A Different Beat: Writing by Women of the Beat Generation by Richard Peabody
My rating: 4 of 5 stars
I am so happy I read this book, it saved this whole reading challenge for me. I was starting to think there was nothing of Beat writing that I would enjoy or understand.
Here is a quick rundown of the pieces I enjoyed most in his book:
Carolyn Cassady - from Off the Road: My Years with Cassady, Kerouac, and Ginsberg
What was really interesting about reading this pieces was reading it after reading On the Road. Jack Kerouac really did pull from real life in creating the character of Dean and basing it on Neil Cassady. In this passage Carolyn recounts how Neil had been living with a woman in NYC while she was still in California. His new girlfriend calls Carolyn everyday to relate what's going on with her and Neil. Carolyn grants the divorce but before it can be finalized Neil is already down in Mexico marrying his girl. Then no sooner does he marry her than he's leaving and trying to get Carolyn back. Of course Carolyn being a strong woman told him no, but he could be a part of the lives of his children.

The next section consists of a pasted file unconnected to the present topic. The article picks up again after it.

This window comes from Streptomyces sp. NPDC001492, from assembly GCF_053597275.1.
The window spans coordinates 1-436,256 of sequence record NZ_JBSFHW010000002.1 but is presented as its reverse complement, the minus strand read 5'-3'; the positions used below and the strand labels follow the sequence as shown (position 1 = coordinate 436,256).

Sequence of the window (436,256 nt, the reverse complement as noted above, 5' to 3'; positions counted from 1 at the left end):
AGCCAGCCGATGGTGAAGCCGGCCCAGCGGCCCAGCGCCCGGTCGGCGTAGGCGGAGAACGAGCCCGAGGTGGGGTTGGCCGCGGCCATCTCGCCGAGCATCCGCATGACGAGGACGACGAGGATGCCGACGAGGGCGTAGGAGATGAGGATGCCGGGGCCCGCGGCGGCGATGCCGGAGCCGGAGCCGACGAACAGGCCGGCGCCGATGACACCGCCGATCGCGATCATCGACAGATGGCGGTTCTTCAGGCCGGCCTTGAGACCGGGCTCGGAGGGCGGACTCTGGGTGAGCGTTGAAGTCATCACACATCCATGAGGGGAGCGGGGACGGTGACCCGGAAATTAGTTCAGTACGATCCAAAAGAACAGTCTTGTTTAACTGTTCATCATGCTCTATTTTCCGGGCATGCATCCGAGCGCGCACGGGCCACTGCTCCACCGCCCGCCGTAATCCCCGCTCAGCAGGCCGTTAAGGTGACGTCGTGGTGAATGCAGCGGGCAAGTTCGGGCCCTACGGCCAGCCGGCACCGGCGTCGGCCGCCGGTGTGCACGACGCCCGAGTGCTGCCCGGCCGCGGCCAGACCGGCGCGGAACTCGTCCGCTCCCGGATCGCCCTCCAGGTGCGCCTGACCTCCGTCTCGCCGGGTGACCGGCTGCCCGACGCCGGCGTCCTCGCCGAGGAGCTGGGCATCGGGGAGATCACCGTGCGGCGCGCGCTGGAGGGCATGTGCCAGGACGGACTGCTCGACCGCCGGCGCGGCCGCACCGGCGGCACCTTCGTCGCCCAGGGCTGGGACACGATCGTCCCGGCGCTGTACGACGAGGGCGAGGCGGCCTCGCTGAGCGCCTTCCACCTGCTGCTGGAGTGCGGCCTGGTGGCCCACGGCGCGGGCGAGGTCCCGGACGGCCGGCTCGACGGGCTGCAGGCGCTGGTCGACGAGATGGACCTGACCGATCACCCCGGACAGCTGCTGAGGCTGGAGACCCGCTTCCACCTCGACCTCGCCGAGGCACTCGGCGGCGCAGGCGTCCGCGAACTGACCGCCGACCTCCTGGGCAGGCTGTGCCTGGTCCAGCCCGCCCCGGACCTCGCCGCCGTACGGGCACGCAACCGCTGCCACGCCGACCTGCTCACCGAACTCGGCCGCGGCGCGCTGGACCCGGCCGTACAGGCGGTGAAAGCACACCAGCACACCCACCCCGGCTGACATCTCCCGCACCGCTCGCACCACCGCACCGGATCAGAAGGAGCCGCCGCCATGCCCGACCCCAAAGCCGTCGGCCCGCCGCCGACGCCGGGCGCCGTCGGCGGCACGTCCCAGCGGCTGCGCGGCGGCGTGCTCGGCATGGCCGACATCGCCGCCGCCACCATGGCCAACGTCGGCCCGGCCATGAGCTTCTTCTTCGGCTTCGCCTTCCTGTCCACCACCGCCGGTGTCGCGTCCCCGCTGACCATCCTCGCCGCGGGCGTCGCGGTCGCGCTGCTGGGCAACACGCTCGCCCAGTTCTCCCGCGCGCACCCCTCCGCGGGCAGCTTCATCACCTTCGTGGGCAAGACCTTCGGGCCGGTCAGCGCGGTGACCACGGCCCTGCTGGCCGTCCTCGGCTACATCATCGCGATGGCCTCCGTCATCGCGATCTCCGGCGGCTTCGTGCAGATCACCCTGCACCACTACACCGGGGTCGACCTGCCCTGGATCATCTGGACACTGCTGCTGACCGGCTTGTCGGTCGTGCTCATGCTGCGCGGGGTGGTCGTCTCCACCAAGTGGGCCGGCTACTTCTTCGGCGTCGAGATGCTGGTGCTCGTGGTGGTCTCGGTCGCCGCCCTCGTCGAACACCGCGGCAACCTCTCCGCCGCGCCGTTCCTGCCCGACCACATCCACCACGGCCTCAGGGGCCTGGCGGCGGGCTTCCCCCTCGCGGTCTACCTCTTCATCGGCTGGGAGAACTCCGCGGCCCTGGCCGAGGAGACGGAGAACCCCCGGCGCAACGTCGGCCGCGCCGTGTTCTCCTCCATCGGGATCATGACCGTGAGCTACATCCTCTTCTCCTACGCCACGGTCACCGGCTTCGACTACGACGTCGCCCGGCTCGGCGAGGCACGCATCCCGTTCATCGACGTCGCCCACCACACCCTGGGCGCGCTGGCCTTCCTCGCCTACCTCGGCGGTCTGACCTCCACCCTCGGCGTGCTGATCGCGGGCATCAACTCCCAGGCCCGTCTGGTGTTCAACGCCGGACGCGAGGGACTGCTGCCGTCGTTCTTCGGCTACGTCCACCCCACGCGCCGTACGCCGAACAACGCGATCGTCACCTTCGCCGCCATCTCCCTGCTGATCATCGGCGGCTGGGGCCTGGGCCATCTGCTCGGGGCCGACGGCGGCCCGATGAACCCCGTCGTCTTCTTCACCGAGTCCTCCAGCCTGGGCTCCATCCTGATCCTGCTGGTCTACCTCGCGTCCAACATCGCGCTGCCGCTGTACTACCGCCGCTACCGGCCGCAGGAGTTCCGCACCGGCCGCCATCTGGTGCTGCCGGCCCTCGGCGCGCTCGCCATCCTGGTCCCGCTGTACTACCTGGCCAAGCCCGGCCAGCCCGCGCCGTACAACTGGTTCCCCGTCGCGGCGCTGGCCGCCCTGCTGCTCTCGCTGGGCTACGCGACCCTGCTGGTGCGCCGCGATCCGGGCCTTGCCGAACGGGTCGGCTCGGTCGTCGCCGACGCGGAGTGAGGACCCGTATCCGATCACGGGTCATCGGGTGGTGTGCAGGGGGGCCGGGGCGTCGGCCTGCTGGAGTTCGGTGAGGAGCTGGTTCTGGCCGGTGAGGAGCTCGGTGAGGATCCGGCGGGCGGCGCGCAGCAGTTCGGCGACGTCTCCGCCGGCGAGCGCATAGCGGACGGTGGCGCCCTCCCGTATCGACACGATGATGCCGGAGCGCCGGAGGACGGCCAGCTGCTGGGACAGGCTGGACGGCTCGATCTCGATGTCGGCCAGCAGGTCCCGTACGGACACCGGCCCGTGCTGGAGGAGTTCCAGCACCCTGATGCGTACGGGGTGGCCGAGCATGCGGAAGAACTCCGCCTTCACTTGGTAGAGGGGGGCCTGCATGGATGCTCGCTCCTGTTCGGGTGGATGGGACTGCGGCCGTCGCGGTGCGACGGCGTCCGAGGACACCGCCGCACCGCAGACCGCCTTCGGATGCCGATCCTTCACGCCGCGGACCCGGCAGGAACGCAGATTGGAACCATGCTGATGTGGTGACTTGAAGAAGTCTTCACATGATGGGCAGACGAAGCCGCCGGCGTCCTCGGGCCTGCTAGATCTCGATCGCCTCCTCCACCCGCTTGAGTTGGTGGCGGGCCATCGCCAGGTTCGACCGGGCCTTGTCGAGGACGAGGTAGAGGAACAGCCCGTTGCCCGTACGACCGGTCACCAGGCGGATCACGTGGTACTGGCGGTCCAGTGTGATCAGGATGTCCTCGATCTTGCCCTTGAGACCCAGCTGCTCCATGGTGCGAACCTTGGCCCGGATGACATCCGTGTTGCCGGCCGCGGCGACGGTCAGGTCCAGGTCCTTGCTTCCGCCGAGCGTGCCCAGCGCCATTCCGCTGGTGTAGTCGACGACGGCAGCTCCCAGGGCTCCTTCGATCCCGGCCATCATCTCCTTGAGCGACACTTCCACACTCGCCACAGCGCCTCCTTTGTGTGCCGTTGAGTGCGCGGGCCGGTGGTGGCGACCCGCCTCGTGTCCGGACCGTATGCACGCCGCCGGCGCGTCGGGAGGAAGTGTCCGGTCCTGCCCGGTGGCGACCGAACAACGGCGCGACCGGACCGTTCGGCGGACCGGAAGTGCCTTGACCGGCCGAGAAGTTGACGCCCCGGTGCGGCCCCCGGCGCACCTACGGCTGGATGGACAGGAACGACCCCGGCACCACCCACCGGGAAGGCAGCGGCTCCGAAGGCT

Leo Skir - Elise Cowen: A brief memoir of the fifties
I didn't care for the poetry of Elise Cowen, but this account of her life was interesting. She seemed to float around not really connected to any one, but not completely separate either.
Eileen Kaufman - from Who Wouldn't Walk with Tigers
This excerpt was about how Eileen met Bob Kaufman and became his woman. I finished it and was like 'what?'. Bob just tells her "You're my woman now." and she just accepts it and goes with it all. She was dedicated to him and his poetry so maybe it all made sense to her.
I thought the two excepts of work from two of the wives of Jack Kerouac were interesting. They both show that he was selfish and did what he wanted based on what he felt he needed. There was also some work by his one daughter, one he claimed wasn't his. I really enjoyed the accounts of life during this time period in this social set. Everyone kind of drifted along and did their own thing. I don't know how they survived but they did and they really did impact American culture.
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